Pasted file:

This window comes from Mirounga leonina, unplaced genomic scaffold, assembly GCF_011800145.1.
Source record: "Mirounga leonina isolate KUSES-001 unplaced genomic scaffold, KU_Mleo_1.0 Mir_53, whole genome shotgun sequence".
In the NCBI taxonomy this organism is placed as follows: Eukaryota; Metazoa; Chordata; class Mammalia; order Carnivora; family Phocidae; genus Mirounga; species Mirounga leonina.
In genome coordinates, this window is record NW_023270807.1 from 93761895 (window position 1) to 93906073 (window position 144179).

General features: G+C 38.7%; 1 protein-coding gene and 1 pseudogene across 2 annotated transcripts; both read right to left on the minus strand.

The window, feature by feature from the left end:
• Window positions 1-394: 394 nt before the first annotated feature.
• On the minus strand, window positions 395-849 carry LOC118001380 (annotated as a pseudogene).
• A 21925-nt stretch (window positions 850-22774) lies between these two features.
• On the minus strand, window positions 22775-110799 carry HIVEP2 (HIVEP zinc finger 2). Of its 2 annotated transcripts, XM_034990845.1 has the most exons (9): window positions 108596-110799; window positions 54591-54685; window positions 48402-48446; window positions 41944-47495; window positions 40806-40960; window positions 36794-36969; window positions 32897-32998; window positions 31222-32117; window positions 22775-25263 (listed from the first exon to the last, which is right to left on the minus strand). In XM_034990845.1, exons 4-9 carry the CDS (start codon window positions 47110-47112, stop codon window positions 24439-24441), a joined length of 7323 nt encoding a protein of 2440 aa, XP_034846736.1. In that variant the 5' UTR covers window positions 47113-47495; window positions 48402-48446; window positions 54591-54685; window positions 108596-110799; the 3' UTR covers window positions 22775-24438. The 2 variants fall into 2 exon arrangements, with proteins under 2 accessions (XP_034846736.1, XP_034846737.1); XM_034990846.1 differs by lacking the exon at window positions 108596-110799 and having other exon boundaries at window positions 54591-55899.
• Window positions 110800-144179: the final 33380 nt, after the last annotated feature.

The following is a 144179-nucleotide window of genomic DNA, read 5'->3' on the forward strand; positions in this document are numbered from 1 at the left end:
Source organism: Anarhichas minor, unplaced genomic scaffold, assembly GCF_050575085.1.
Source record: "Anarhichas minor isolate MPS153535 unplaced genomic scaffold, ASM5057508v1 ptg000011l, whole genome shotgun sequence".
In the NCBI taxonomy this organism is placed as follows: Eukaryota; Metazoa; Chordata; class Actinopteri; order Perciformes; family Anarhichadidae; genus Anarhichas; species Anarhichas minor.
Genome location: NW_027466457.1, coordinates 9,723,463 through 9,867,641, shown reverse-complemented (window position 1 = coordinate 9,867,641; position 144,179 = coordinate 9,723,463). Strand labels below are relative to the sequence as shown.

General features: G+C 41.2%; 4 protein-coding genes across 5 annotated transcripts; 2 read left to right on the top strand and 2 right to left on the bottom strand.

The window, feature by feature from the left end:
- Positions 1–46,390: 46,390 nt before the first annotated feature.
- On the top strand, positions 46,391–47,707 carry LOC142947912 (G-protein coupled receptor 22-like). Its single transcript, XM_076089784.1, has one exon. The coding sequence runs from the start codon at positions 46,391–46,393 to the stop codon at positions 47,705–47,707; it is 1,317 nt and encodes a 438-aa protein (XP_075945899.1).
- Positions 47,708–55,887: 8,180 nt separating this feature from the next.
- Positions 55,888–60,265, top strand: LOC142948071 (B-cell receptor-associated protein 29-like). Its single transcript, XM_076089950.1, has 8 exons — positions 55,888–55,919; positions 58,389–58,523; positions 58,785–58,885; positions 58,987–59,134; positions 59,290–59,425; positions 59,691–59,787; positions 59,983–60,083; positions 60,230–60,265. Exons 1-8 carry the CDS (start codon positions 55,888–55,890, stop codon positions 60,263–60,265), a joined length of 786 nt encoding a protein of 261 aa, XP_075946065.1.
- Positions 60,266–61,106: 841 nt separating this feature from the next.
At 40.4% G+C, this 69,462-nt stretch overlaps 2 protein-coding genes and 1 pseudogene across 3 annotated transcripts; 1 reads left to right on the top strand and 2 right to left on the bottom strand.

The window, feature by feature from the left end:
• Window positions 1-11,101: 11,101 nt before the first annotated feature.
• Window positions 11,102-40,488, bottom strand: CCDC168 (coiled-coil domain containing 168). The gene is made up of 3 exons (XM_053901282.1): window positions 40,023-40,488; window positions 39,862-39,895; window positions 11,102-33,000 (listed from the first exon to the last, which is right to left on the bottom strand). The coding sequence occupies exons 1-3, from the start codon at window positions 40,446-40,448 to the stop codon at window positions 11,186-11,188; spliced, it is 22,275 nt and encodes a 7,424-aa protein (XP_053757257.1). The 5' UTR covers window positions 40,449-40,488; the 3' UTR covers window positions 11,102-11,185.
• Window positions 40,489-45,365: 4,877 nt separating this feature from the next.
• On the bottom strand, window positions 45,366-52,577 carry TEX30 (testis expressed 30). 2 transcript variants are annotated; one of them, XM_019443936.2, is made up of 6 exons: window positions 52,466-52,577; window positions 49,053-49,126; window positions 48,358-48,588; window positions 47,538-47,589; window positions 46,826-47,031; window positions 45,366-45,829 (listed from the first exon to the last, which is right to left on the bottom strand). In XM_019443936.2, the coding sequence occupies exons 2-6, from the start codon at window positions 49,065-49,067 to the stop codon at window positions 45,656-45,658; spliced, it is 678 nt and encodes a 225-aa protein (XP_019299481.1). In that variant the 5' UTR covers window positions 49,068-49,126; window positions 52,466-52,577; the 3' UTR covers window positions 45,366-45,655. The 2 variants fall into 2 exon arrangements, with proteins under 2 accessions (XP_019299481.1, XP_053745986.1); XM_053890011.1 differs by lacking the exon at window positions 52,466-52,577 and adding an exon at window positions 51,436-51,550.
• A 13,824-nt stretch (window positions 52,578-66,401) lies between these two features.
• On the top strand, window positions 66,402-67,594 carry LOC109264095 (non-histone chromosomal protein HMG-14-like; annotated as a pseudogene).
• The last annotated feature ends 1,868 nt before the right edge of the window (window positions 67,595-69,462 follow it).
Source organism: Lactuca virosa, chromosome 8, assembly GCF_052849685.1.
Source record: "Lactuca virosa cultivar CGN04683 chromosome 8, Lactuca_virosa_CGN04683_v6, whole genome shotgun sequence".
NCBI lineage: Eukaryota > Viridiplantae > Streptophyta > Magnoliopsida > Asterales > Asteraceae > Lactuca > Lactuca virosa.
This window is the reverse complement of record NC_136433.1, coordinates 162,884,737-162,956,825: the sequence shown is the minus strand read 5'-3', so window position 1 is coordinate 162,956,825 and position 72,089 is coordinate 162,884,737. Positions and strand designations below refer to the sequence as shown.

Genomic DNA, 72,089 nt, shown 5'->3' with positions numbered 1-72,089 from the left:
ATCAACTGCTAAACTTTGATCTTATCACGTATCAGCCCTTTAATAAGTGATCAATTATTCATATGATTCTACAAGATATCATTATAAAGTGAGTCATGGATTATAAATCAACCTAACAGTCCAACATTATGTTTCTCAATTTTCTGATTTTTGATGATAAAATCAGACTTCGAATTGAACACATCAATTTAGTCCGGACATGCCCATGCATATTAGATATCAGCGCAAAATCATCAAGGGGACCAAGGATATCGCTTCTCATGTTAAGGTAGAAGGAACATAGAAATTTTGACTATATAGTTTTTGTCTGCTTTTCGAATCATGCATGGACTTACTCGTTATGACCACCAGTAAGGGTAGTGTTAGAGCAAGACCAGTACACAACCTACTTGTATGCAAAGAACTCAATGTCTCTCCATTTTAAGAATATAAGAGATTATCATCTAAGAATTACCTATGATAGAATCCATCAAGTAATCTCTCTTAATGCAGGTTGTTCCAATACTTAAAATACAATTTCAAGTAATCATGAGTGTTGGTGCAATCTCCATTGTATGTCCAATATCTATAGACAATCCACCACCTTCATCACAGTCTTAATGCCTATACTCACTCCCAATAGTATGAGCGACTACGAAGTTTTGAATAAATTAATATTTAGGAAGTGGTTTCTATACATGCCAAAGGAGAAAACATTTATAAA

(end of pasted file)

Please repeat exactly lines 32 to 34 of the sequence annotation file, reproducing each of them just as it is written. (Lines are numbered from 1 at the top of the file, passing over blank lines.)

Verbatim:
• The last annotated feature ends 1,868 nt before the right edge of the window (window positions 67,595-69,462 follow it).
Source organism: Lactuca virosa, chromosome 8, assembly GCF_052849685.1.
Source record: "Lactuca virosa cultivar CGN04683 chromosome 8, Lactuca_virosa_CGN04683_v6, whole genome shotgun sequence".